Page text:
Tautologies: It’s All Too Much


What’s the problem with tautologies?

Identical twin babies is a double helping of ‘cute’. With words, though, doubling up on meaning is not such a great idea.

It’s always wise to avoid tautologies. Why would you ask your audience to read more than they need to?

What’s a tautology?

The word, as you might guess, comes, from the Greek words tauto, meaning ‘same’ and logos, meaning ‘word’. It basically means saying the same thing twice, even if using slightly different words.

Everyone is familiar with the tautology ‘eight am in the morning’; silly thing to say because ‘am’ means ante meridiem, which is Latin for ‘before noon’, i.e ‘morning’.
(Don’t confuse this with ‘antimeridian’, which is something else entirely).

The other favourite example is ‘ATM machine’. The ‘M’ stands for ‘Machine’ already, so that makes it a type of ‘machine machine’.
(Not an ‘automatic teller machine’ though, as some people think; it stands for Automated Teller Machine).

The same with ‘PIN number’. Don’t forget your Personal Identity Number Number.

5 tautologies you should try to avoid

We often hear these expressions in the business context.

  1. ‘New innovations or ‘new initiatives’

An innovation is a ‘first’ – something new. An initiative is also a ‘first’ – the beginning of something. ‘New’ is unnecessary. If something isn’t new, then it isn’t an innovation or an initiative anyway.

  1. ‘Close scrutiny’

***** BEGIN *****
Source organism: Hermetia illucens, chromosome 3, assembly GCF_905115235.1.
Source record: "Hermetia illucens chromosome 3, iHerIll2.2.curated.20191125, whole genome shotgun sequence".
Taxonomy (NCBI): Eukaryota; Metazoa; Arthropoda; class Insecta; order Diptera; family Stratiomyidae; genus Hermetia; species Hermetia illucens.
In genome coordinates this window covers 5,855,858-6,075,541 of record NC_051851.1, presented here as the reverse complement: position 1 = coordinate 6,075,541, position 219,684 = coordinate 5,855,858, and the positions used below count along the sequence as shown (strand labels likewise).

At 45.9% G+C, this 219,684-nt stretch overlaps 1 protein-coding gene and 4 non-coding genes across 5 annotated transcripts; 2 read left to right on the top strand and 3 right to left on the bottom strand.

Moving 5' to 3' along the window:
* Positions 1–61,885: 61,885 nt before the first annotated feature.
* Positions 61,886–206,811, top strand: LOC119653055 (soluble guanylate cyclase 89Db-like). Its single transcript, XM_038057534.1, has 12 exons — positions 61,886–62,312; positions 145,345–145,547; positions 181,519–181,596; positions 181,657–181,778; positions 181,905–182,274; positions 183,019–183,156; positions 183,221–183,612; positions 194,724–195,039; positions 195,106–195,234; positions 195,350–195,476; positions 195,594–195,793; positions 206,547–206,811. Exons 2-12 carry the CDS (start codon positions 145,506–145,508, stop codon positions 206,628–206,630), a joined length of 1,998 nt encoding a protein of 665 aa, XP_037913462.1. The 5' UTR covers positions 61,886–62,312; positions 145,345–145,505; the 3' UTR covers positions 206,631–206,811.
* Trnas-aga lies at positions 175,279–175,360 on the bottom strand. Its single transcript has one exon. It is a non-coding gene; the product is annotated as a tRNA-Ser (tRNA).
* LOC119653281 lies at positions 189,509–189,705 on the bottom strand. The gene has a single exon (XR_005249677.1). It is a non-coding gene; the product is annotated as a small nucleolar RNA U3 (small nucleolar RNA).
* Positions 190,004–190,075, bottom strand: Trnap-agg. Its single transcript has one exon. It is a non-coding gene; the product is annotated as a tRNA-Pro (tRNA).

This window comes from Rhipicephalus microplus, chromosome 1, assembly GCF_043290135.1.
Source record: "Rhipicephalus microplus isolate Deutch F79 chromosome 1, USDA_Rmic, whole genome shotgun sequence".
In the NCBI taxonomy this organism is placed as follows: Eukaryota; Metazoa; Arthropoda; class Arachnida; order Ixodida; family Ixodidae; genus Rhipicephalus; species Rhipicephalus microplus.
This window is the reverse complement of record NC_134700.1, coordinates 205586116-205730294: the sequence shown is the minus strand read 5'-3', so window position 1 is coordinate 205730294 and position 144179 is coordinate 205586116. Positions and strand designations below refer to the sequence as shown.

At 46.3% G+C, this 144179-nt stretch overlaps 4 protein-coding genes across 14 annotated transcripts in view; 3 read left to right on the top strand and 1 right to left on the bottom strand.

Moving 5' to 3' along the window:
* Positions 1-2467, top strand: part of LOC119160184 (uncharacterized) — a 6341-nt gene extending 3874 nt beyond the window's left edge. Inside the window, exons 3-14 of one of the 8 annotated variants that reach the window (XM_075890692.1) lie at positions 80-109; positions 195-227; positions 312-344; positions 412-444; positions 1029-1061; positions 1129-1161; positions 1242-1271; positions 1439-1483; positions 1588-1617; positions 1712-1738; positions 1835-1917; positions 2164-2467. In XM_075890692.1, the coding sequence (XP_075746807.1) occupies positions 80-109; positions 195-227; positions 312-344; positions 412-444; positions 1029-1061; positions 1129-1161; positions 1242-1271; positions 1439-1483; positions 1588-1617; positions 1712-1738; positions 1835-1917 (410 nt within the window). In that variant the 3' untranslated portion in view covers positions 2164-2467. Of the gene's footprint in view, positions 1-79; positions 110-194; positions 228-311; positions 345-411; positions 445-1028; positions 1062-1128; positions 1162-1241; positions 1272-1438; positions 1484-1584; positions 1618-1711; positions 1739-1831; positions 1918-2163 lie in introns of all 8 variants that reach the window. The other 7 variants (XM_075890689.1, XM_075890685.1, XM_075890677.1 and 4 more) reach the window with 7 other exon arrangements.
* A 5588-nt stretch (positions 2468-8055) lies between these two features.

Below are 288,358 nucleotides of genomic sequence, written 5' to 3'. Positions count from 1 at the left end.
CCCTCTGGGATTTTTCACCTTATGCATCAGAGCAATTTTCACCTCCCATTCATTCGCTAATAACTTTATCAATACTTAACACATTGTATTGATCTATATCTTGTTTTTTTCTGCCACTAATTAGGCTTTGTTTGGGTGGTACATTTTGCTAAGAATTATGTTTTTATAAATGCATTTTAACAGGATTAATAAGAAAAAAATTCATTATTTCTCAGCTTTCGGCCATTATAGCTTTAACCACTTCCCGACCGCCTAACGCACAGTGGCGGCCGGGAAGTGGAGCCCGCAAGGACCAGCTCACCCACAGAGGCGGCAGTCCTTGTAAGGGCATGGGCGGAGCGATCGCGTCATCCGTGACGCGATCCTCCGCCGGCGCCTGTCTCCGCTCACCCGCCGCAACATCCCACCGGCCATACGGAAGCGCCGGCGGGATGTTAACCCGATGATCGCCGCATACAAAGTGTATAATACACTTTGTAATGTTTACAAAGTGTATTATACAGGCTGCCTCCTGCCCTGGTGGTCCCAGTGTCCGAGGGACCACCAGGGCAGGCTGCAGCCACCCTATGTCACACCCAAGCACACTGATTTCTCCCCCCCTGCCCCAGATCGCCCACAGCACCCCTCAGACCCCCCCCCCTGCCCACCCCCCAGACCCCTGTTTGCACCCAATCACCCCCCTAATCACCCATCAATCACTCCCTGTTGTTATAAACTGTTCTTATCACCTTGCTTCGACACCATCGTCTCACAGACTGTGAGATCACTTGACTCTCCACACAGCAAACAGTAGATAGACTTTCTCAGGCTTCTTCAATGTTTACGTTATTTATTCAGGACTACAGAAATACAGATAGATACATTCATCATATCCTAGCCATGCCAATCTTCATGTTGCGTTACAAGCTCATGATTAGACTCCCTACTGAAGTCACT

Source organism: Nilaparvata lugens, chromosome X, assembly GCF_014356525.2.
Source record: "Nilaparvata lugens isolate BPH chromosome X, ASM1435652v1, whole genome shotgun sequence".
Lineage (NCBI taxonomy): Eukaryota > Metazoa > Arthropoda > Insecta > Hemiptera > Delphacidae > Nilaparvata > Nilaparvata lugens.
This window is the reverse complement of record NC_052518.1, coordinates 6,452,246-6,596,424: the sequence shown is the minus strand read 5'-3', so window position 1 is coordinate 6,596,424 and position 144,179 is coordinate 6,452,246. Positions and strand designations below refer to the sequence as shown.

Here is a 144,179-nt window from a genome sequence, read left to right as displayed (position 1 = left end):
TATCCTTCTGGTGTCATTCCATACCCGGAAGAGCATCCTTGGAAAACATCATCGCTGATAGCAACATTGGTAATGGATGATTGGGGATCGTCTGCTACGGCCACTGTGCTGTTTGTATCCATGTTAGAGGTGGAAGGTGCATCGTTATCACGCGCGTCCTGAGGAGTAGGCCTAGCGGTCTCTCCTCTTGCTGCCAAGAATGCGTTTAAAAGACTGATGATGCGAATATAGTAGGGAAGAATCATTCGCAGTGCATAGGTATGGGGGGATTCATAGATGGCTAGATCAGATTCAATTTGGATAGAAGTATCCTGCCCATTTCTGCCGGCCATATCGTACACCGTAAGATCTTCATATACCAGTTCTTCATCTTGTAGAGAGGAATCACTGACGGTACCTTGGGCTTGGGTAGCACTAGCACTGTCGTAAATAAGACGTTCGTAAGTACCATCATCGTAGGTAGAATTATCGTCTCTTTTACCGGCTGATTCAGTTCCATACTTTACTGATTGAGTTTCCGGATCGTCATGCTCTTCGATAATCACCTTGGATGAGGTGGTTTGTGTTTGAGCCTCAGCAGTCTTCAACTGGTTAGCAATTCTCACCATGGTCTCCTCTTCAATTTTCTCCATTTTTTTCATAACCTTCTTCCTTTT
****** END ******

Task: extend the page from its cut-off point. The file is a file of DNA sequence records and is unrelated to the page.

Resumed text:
A scrutiny is already a close-up and detailed examination of something. Putting the word ‘close’ in front of it is superfluous. 

  1. ‘Forward planning’ 

I don’t know about you, but I tend to think planning is done in advance, wouldn’t you think. A bit useless if it’s done afterwards.

  1. ‘Safe haven’

We all know what this means and it’s become something of a cliché. ‘Safe’, though, is redundant. Even though ‘haven’ came from the Old English neutral word ‘hæfen’, meaning ‘harbour’, the modern meaning is ‘a place of safety’. A ‘safe landing’ or a ‘safe space’ would make sense. Or just ‘haven’.

  1. ‘In my opinion, I think’ or ‘From a personal viewpoint, I think’

This is a classic example of padding, but also a tautology. Your opinion or viewpoint iswhat you think (and perhaps feel). Easy to see why it’s a tautology. Harder to eliminate it from your writing and speaking.

Believe it or not…

This is disputed, but it makes a good story.

There is, reputedly, a place in Cumbria, England, that the locals called Torpenhow Hill. Apparently, ‘torr’ (Old English) means ‘hill with rocky peak’; ‘penn’ (Celtic) means ‘peak’ or ‘hill’; and ‘hoh’ or ‘how’ (Old English) means ‘projecting ground’ or ‘hill’.

That means the place name is Hill Hill Hill Hill. That’s pretty definitive as tautology!

Try to cut tautologies from your writing (and speaking). 

Otherwise, ‘It’s déjà vu all over again’ ?

See more of my useful Writing Tips.

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